Aer Lingus mostly flies A330s on its transatlantic routes with lie-flat seats, but it still operates a few 757s, which, however, have also been retrofitted with lie-flat seats. Europe is another story. Aer Lingus mostly flies A320 on its intra-Europe routes, so manage your expectations. It’s typical European business class – 2 regular economy seats with a blocked middle seat. The only exception I know of is to Malaga, where, in addition to A320, Aer Lingus also flies an A330 with lie-flat seats.
OK, so now you’re sold on Cathay Pacific miles for use on Aer Lingus, and, also important, you’re flexible. Let me introduce you to…
My favorite toolkit or how to get the best value out of Cathay Pacific Asia Miles
Airport Wikipedia pages
I realize most people know this tool, and I can’t even begin to say how useful it is. Search for Dublin Airport, then find Aer Lingus, and it gives you all the destinations where Aer Lingus flies. These pages are usually very accurate and get updated on a regular basis, but, yes, sometimes you will find some errors. You can improve your chances by checking both pages, those for the departure and arrival airports, and making sure there are no discrepancies. But, once again, these pages are amazingly accurate, in my experience.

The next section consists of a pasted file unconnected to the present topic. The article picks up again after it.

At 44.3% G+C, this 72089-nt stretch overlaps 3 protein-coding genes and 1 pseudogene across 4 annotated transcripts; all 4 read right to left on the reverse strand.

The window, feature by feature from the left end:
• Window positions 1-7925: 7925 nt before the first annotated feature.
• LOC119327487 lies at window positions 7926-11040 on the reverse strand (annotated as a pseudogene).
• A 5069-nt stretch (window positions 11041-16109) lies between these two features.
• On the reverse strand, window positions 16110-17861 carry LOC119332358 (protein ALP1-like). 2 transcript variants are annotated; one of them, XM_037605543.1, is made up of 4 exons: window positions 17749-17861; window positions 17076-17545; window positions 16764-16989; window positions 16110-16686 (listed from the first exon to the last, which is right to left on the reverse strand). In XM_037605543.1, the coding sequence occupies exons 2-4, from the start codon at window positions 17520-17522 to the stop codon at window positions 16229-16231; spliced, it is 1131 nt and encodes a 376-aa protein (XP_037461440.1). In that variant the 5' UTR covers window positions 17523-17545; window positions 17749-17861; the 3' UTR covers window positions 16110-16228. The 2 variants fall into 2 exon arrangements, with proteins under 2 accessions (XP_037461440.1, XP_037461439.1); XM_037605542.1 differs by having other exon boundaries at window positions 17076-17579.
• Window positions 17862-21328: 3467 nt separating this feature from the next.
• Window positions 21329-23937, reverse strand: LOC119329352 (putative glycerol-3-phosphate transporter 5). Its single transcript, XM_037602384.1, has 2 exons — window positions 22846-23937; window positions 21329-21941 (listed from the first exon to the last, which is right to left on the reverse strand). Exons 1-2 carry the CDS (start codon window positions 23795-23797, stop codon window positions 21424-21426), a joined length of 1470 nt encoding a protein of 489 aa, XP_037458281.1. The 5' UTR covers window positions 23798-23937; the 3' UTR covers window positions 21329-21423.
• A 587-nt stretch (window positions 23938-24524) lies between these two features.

For example, to get to this screen, just google “DUB (or Dublin) airport wiki,” then scroll to “Aer Lingus.” That’s it!
Great Circle MapPER
Again, you most probably know what Great Circle Mapper is. When you see a beautiful route map in your favorite blog, this is how it got there. In fact, the Great Circle Mapper can do a lot of cool things, but we mostly appreciate it for the flight distance calculations and the ability to draw maps (that also show the distance).
The Great Circle Mapper is very accurate, and it’s invaluable when you’re dealing with distance-based frequent flyer programs, like Cathay Pacific Asia Miles.
Let’s say you want to fly from Boston to Europe via Dublin, and you’re quite flexible where you might want to go. To save miles, you need to make sure the route from Boston to Dublin to Your Final Destination doesn’t exceed 5,000 miles (see the Asia Miles chart), because the next 5,001-7500 band requires 30%-50% more miles.
Go to the Great Circle Mapper website and enter BOS and DUB. If you don’t know the IATA airport code, there is an “Airport Info” button to look it up.